I’m catching up on reading Thomas French’s work. Yesterday I printed out (using much paper and ink) his series “The Exorcist in Love” and most of “Angels & Demons” (I didn’t print the whole thing because I was using much paper and ink). I read The Exorcist in Love yesterday and the whole time my inner voice was saying yes! yes! yes! His approach is so similar to what I want to do with the street preacher story. I don’t want to judge the preachers for what they do, even though many people would. Their stories are what they are and they are who they are and they have something to offer our understanding of the world even if you don’t agree with their viewpoint or their methods. That’s part of what gets me so excited about this kind of reporting. Like my masters project, profiles of drug court offenders. They weren’t necessarily pillars of society, but their stories are instructive nevertheless. Same with the witches I’ve been trying to hang out with. I’ve been thinking about crime as a topic lately, especially because it’s a subject I come across fairly frequently in the nonfiction I’ve been reading. I am obsessed with crime and especially psychopathology. My friend who is a social psychologist and knows about my obsession told me a couple years ago she came across a paper about a study of people like me. The conclusion was that […]
I got my three complimentary copies of the June Toastmaster issue and was quite surprised to see that my article on music is the cover story! That was a wonderful boost. It’s great to feel successful in magazine writing, but I still wish I had my foot in the door of more serious publications, or more serious stories, or something […]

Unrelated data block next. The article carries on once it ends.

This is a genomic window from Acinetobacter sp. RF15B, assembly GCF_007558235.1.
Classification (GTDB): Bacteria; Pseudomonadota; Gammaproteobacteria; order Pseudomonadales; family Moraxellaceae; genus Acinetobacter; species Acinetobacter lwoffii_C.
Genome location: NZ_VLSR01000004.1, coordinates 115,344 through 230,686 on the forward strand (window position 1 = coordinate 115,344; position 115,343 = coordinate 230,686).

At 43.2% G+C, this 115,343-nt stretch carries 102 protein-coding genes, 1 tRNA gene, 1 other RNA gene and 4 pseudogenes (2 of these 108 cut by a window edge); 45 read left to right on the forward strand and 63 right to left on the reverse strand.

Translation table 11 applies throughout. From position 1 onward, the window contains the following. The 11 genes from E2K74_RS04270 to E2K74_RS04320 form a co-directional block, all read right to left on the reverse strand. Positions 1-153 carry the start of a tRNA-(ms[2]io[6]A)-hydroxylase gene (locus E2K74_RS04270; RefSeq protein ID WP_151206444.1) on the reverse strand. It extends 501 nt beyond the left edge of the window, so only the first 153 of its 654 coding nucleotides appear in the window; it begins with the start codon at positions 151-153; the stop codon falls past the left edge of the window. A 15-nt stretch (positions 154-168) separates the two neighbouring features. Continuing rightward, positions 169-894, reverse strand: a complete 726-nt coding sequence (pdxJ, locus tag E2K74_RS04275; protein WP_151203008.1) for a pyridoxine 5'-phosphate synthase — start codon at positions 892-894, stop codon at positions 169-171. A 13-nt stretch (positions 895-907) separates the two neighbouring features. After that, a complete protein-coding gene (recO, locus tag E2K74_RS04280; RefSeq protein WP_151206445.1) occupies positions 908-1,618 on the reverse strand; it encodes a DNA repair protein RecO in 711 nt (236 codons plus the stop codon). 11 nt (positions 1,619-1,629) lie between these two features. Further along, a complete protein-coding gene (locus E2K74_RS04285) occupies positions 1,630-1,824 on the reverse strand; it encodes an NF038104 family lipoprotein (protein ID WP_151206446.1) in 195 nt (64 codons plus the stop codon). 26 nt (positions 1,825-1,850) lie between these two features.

As of this morning I was still feeling frustrated over not having a handle on how to write the “southern sin” contest essay. The journalist in me wants to keep myself out of a story altogether, but I realize that’s not how creative nonfiction works. Finally, I FB messaged a Goucher grad and asked her advice and she was soooo helpful! She explained to me that in a class she took with Lee Gutkind she had learned that the idea is to combine my personal experience or viewpoint with the larger issue, then go back to me, and so forth – all within the framework of the bigger theme. Mental breakthrough! I started scribbling notes, got inspired, and now I know where I’m going with the story.
I’m very pleased to say I got a new magazine assignment today. (I hate naming the publication until it’s much closer to publication, but it’s for their September/October issue.) Go ahead and ask me what I think the key to success as a writer is. Okay, whether you asked or not, here it is: Write well, write often, don’t be afraid to ask for more work and more pay. I guess I could add “don’t be afraid to ask for a kill fee or at least a contract,” but I’ve been successful taking chances so far. Now the interesting thing is juggling reporting for assigned articles (I have three on my plate currently) and for pieces that are still evolving or just kind of out there. The new article is due the end of June, the other two have no set due dates (yet) but obviously the sooner, the better, and if I manage to work up a story for the Narrative contest, that is due July 31 – and of course I’ll be at the Goucher residency from July 29 through August 11. Okay, enough time talking about what I have to do. Let me go do it!
I love this post from the A Yankee’s Southern Exposure blog, and I would assert that freelancers working from home can get up and do an imperfect dance just to celebrate the day and shake things up for yourself alone. Of course, the real challenge to dance like Christopher Walken in the video might come during an interview, but…I’d advise against it. I enjoy this blog also because the author is, like me, a transplanted Yankee living in the south. Being a Yankee in Texas doesn’t necessarily make me dance, though, but perhaps that’s a post for another day.